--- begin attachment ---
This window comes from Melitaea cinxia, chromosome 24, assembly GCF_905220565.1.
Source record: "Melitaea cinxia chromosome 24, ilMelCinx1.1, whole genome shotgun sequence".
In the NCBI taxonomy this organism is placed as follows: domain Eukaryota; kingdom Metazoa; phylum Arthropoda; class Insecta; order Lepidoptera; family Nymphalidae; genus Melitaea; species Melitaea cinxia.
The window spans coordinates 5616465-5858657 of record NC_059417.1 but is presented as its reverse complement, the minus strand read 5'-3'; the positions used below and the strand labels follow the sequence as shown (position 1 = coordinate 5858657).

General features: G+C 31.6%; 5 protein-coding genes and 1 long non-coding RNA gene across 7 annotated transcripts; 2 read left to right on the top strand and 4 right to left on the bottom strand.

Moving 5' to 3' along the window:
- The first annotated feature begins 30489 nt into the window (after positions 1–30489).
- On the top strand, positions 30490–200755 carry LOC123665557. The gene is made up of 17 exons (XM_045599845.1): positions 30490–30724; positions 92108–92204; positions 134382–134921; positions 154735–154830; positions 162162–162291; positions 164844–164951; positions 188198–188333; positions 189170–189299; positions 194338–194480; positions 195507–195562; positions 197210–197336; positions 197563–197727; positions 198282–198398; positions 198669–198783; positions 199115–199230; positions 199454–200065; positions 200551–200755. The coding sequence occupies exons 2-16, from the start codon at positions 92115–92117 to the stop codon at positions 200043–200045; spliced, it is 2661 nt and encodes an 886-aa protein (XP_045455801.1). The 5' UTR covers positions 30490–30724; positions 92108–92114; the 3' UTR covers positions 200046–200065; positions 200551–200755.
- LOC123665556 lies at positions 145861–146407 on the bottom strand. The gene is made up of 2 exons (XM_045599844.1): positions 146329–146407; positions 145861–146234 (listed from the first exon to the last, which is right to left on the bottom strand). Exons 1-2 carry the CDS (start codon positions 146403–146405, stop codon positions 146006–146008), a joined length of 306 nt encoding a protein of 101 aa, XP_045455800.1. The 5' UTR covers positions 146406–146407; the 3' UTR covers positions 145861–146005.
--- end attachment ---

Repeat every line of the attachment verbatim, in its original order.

This window comes from Melitaea cinxia, chromosome 24, assembly GCF_905220565.1.
Source record: "Melitaea cinxia chromosome 24, ilMelCinx1.1, whole genome shotgun sequence".
In the NCBI taxonomy this organism is placed as follows: domain Eukaryota; kingdom Metazoa; phylum Arthropoda; class Insecta; order Lepidoptera; family Nymphalidae; genus Melitaea; species Melitaea cinxia.
The window spans coordinates 5616465-5858657 of record NC_059417.1 but is presented as its reverse complement, the minus strand read 5'-3'; the positions used below and the strand labels follow the sequence as shown (position 1 = coordinate 5858657).

General features: G+C 31.6%; 5 protein-coding genes and 1 long non-coding RNA gene across 7 annotated transcripts; 2 read left to right on the top strand and 4 right to left on the bottom strand.

Moving 5' to 3' along the window:
- The first annotated feature begins 30489 nt into the window (after positions 1–30489).
- On the top strand, positions 30490–200755 carry LOC123665557. The gene is made up of 17 exons (XM_045599845.1): positions 30490–30724; positions 92108–92204; positions 134382–134921; positions 154735–154830; positions 162162–162291; positions 164844–164951; positions 188198–188333; positions 189170–189299; positions 194338–194480; positions 195507–195562; positions 197210–197336; positions 197563–197727; positions 198282–198398; positions 198669–198783; positions 199115–199230; positions 199454–200065; positions 200551–200755. The coding sequence occupies exons 2-16, from the start codon at positions 92115–92117 to the stop codon at positions 200043–200045; spliced, it is 2661 nt and encodes an 886-aa protein (XP_045455801.1). The 5' UTR covers positions 30490–30724; positions 92108–92114; the 3' UTR covers positions 200046–200065; positions 200551–200755.
- LOC123665556 lies at positions 145861–146407 on the bottom strand. The gene is made up of 2 exons (XM_045599844.1): positions 146329–146407; positions 145861–146234 (listed from the first exon to the last, which is right to left on the bottom strand). Exons 1-2 carry the CDS (start codon positions 146403–146405, stop codon positions 146006–146008), a joined length of 306 nt encoding a protein of 101 aa, XP_045455800.1. The 5' UTR covers positions 146406–146407; the 3' UTR covers positions 145861–146005.